A new study headed by the Cleveland Clinic sheds light on how a diet high in red meat raises the risk of cardiovascular disease.
Dr. Stanley Hazen previously discovered that TMAO (trimethylamine N-oxide), a result of gut bacteria digesting specific nutrients found in red meat and other animal products, raises the risk of heart disease and stroke.
The new findings provide a more complete picture of the two-step mechanism by which gut microorganisms transform the nutrient carnitine into TMAO, an atherosclerosis- and blood clot-promoting chemical, following consumption of a red meat-rich diet.
“These new studies identify the gut microbial gene cluster responsible for the second step of the process that links a red meat-rich diet to elevated cardiac disease risks,” says Dr. Hazen, study lead.
“This discovery helps point us towards new therapeutic targets to prevent or reduce diet-associated cardiovascular disease risk.”
Results published in the Journal of Clinical Investigation by Dr. Hazen in 2018 demonstrated that in the gut, dietary carnitine is transformed into TMAO through a two-step, two-microbe conversion process. A molecule known as yBB is an intermediate metabolite in this process (gamma-butyrobetaine).
Several gut microorganisms can convert dietary carnitine to yBB, but only a few can convert it to TMA, the precursor of TMAO, according to Dr. Hazen.
“In omnivores, Emergencia timonensis is the primary human gut microbe involved in the transformation of γBB to TMA/TMAO. Conversely, long-term vegetarians and vegans have very low levels of this microbe in their gut and therefore have minimal to no capacity to convert carnitine into TMAO.”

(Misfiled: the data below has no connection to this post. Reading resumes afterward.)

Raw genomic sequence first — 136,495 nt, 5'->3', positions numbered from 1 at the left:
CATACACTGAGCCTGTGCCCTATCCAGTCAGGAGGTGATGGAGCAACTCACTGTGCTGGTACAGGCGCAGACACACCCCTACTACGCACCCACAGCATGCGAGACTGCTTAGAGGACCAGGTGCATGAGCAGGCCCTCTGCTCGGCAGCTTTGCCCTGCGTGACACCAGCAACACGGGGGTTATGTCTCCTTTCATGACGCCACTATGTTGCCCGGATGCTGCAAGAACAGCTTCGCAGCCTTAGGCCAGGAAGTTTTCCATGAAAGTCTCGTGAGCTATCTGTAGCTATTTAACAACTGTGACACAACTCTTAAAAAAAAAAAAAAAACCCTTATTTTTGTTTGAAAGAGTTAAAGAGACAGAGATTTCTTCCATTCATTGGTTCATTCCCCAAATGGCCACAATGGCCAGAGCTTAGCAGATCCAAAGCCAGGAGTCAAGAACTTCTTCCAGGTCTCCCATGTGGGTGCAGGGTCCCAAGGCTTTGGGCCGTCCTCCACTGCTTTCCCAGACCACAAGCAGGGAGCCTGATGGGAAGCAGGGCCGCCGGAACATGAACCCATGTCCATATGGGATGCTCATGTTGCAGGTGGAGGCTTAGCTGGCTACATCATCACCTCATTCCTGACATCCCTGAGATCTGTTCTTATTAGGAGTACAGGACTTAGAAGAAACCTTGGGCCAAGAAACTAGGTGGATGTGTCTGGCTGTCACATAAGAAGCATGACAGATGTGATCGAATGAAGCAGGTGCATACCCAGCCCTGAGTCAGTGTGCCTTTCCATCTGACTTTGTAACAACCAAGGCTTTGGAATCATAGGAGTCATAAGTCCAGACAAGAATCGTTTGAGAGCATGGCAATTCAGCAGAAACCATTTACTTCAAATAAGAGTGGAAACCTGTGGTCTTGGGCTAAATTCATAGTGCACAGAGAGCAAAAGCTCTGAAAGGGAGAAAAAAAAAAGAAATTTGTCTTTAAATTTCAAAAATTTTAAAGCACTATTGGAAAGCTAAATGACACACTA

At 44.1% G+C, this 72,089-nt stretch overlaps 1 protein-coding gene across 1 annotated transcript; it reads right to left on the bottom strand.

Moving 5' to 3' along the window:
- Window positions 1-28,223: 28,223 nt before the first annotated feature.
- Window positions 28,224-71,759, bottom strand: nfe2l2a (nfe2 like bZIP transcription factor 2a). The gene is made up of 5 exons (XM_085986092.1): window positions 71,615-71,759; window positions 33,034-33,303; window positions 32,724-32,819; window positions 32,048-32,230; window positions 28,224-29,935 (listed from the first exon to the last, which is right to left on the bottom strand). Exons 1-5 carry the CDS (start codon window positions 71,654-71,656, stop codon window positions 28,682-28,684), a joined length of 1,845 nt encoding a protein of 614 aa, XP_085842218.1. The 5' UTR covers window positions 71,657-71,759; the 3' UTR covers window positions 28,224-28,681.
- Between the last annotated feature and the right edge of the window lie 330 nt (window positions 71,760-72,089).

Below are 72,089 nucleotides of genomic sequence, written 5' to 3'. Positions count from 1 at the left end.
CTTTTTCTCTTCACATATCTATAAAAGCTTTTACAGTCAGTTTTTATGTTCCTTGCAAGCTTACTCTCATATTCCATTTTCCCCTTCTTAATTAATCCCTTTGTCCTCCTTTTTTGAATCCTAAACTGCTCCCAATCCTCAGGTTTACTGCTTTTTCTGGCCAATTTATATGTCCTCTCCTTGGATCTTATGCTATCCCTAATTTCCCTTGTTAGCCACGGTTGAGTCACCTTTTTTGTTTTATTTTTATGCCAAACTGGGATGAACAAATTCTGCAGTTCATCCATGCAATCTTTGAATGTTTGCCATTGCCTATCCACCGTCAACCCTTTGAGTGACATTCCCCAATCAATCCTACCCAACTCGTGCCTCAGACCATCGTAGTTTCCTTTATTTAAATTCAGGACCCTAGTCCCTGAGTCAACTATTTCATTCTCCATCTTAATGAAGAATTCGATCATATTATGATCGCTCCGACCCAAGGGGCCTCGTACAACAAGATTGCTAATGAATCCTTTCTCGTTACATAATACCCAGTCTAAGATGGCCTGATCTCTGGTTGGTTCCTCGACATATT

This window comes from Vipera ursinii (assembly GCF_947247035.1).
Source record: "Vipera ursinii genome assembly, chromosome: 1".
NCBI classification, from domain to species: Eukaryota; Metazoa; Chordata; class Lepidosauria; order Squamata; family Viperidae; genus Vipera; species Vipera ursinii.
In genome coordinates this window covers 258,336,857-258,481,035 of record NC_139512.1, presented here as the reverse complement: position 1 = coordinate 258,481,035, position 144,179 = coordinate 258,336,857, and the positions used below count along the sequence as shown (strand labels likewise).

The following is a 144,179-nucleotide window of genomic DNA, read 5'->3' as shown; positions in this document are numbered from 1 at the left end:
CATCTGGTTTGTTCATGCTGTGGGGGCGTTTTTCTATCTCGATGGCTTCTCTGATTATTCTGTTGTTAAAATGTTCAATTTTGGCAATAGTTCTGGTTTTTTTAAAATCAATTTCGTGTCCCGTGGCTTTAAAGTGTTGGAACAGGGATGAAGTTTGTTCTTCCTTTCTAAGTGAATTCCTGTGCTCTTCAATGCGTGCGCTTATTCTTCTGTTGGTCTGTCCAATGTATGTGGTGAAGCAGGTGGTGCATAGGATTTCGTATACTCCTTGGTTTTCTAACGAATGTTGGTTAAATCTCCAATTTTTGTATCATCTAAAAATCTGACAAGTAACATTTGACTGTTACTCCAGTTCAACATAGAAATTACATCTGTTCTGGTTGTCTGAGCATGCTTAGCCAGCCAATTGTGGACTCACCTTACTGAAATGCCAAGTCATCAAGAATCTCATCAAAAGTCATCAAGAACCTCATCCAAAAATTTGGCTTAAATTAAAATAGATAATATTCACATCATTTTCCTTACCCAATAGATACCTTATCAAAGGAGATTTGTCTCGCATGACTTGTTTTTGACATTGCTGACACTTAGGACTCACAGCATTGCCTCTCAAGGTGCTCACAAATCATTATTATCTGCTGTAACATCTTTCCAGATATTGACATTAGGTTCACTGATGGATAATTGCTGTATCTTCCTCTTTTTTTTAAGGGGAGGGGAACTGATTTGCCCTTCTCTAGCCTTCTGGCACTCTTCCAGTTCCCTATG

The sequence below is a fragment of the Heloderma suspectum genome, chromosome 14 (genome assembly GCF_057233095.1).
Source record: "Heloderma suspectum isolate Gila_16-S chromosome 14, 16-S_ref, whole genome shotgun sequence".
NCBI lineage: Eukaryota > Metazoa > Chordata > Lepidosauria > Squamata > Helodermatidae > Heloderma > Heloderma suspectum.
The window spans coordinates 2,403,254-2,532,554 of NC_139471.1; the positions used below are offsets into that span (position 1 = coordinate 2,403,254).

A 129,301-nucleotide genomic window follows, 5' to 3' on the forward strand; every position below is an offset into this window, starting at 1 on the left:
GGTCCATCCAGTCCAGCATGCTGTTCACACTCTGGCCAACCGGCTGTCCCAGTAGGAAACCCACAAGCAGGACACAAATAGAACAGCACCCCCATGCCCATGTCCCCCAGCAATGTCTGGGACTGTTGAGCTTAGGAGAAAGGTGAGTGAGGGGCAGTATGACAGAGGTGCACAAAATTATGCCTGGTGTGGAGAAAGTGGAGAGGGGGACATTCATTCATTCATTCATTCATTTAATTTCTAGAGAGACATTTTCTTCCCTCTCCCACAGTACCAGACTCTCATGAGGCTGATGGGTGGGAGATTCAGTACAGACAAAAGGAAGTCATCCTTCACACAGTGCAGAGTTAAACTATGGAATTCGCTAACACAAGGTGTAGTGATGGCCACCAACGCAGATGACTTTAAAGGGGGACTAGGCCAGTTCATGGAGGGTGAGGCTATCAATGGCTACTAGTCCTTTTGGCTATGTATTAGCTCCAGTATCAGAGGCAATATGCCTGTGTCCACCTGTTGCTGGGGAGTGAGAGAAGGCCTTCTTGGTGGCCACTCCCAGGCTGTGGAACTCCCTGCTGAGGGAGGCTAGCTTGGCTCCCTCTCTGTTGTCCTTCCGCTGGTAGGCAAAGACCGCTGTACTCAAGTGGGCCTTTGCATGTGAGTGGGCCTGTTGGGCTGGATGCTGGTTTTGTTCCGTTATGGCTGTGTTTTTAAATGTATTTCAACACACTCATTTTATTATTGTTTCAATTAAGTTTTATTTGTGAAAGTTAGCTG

With the use of more than 3,000 patient samples and a wealth of clinical data, the researchers looked at the link between fasting plasma yBB levels and disease outcomes. Higher yBB levels were linked to heart disease and significant adverse events such as death, nonfatal heart attack, and stroke.
In order to figure out how yBB is linked to the things that happen in patients, the researchers looked at fecal samples from mice and people, as well as preclinical models of artery damage. They discovered that adding E. timonensis to the mix completes the conversion of carnitine to TMAO, raises TMAO levels, and improves blot clot potential.
The scientists employed sequencing to find the key gut microbial gene clusters. The gbu (gamma-butyrobetaine utilization) gene cluster, which includes six genes, was called after its newly identified function. They discovered that when yBB is present, all six genes in the gbu gene cluster express more, and that four genes (gbuA, gbuB, gbuC, and gbuE) are required for the conversion of BB to TMA/TMAO.
“By studying patient samples, we saw that the abundance of gbuA is significantly associated with a diet rich in red meat and plasma TMAO levels,” adds Dr. Hazen.
“Patients who transitioned to a non-meat diet went on to exhibit reduced gut microbial levels of gbuA. Taken together, this suggests that dietary modifications may help reduce diet- and TMAO- associated cardiovascular disease risk. Likewise, the role of the gbu gene cluster may be worth exploring as a potential therapeutic target.”
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